You have prostate cancer The blow in the stomach. – tech2.org

You have prostate cancer The blow in the stomach.



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What? What did you say? The doctor asked me if I had any questions and those were the only two I could find at that moment.

For years I've had an annual physical and for years I've heard almost the same things: Your blood sugar and cholesterol levels are a bit high. At one point my cholesterol seemed to be above 200, so my doctor prescribed a statin that reduced it to 165. It has remained at that level for years.

My blood sugar level was another story; He seemed to like to stay just below or above 100. My doctor started using words like "pre-diabetic." He also said that I could reduce my sugar level with a little more exercise, which I was glad to do. I also heard that cinnamon was good for lowering blood sugar, so I started putting it in my toast and oatmeal.

Another test that the doctor did was for PSA or prostate-specific antigen. This is the test that tells your doctor if you have a problem with the prostate, such as cancer or benign prostatic hyperplasia (BPH). This test has been available for a while, but some doctors have stopped using it due to the amount of false positive results it shows. My doctor is from the old school, so he does the PSA test. My PSA has been 2.5 years and, according to my doctor, it was a good number for a man in his fifties. That does not mean I did not have some problems with my prostate. Hell, most men do it as they get older, but they told me it was just a small problem of enlargement. Nothing to really worry about.

So once again it was time for my annual physical exam. This year I turned 61, but I was sure that I would hear all the same things. Cholesterol: 165, blood sugar level: 99-101, PSA: 2.5. And that's almost what I heard when the doctor called. My cholesterol was 165 but my blood sugar level, he said, was only 91. He asked me what I had done to lower the number. I told him I had intensified the exercise and started using cinnamon. He told me he had a good job and I thought the call was over, but then he told me he might have a problem with the prostate. I asked him what he meant and he told me that after having been in 2.5 for years, including last year, my PSA was now 4.8. He went on to say that 4.8 for a 61-year-old man is not too high, but jumping from 2.5 to 4.8 in a year was cause for concern. He suggested that you see a urologist just to be sure.

I was not too worried. I've had my share of health scares, but they always turned out to be nothing. I was sure this would be too. Then, I found a local urology office and called to make an appointment. They told me that the male doctors had reserved a couple of months, but that a doctor could see me immediately. Since I knew what the first test would involve, I thought that a female doctor, which usually meant smaller hands, was a good way to go.

A few days later I was in the doctor's office. She agreed that a 4.8 PSA was not very high, but she also agreed that jumping from 2.5 to 4.8 in a year was really cause for concern. Then he asked if he could do a digital exam. Of course, I knew what that meant and it had nothing to do with digital technology, but it referred to the digit I was going to use. I said yes, (as if there was no option) and she proceeded, narrating as she went: the left side of the prostate is soft as it should be. Now I am reviewing the right. The right side is firm and at the top, I feel a nodule the size of a frozen pea. After the exam, she told me that firmness is not what you want in a prostate and that the nodule – no tumor said – was a cause for concern. She went on to say that she wanted to do a biopsy. She said: I'm not saying you have cancer, but this test will tell us for sure. Cancer? Why did she even use the word? I was sure it would be fine.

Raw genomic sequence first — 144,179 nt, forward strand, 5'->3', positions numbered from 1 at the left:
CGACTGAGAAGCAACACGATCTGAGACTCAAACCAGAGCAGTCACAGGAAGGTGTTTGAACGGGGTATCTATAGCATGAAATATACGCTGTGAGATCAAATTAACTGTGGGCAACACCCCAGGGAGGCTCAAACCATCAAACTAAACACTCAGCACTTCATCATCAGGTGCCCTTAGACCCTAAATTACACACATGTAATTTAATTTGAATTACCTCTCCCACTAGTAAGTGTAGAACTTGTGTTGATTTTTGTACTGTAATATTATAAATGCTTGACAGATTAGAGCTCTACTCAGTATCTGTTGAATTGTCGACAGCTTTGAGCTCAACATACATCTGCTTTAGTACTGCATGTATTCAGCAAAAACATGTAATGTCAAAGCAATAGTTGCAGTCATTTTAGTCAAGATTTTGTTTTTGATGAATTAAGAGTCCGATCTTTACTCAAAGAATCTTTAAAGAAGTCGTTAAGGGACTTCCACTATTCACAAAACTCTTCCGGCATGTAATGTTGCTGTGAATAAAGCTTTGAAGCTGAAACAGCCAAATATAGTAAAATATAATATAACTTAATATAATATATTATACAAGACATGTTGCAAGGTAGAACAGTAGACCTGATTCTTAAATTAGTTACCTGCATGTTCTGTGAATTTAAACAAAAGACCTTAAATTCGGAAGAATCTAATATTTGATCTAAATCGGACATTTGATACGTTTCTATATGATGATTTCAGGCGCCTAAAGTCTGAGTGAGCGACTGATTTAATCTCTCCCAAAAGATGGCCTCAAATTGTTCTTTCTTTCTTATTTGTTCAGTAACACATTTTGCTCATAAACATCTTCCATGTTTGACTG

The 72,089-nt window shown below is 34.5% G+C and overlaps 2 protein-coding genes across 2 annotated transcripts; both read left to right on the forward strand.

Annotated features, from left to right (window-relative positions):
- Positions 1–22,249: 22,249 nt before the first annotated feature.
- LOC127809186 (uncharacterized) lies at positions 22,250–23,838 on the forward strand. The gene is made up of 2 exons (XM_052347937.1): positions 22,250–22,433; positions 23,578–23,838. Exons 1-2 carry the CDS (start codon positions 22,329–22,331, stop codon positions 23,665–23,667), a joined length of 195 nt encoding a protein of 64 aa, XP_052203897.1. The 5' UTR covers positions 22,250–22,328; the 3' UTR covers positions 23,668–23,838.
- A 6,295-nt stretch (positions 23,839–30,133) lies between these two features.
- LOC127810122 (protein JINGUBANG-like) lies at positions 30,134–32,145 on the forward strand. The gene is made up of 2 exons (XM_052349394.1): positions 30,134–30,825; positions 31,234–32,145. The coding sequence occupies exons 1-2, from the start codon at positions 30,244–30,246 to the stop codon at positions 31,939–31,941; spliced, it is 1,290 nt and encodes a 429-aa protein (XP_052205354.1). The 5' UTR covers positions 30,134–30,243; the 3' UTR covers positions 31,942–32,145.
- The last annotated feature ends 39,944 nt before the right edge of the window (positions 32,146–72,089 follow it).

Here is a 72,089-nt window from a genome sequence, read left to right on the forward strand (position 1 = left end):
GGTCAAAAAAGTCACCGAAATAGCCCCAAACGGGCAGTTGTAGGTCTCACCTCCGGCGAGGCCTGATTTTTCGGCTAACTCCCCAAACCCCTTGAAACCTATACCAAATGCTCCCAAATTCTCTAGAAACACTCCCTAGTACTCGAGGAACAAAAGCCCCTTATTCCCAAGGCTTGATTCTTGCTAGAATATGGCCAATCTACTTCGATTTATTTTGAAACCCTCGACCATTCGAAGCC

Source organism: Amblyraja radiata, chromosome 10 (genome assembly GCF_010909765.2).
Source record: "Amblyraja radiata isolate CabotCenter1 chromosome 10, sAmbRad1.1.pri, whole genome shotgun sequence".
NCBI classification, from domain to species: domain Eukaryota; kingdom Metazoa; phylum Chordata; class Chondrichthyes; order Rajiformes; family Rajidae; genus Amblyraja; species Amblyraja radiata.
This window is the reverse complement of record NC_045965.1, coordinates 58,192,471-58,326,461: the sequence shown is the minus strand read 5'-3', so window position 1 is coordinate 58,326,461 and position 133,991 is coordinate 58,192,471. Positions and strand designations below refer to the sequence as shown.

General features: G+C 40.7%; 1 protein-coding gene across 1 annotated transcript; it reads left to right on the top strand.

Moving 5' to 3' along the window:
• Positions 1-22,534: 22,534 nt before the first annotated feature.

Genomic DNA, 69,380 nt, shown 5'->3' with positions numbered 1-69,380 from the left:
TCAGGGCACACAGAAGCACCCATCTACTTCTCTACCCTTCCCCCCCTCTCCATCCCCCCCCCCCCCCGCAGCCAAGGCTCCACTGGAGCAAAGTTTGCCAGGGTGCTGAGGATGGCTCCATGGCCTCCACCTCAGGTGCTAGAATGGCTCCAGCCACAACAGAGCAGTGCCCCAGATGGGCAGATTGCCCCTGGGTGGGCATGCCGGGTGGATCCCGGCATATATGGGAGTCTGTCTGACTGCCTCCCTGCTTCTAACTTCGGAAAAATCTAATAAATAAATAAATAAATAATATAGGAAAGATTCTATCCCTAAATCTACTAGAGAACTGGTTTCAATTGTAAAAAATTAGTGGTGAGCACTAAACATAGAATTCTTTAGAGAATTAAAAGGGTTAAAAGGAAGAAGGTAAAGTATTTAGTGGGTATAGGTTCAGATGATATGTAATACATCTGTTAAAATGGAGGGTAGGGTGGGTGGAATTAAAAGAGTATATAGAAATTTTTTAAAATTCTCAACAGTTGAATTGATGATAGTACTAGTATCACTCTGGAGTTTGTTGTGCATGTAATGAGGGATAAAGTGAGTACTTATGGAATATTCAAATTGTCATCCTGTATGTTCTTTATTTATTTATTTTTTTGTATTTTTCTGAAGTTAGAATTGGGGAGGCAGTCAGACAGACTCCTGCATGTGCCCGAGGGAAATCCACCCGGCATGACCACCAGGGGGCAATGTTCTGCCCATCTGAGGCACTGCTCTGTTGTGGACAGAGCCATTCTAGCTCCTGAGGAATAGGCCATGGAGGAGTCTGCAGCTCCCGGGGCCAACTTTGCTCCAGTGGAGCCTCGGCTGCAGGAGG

The test was scheduled for the following week and the next day I went to the gym to train as if nothing had changed, because frankly for me it was not like that. While I was in the gym, I was talking to a couple of guys that I usually see there and I told them my latest news and my next biopsy. These guys were older than me and, of course, both had stories about prostate biopsies. One guy said he had had one a few years ago, and that it was very painful and that he was bleeding from his butt and penis for months afterwards. The other guy said he knew someone who had done it and told him they put a pipe on his butt the size of a baseball bat with spikes on the end that stabbed his prostate a dozen times or more, and you're I wake up for everything. Now I thought I had something to worry about.

When the day of the test arrived, I entered the office with more than a little hesitation. I looked for this baseball bat-sized probe with the peaks on the end, but I only saw this little tube on a table. The doctor told me that I would be lying on my side in front of a television screen where I could see the whole procedure. I asked where the probe was and she showed me the device. It did not seem much bigger than his finger and although it was not very comfortable to enter, it was not the terrible experience that had warned me.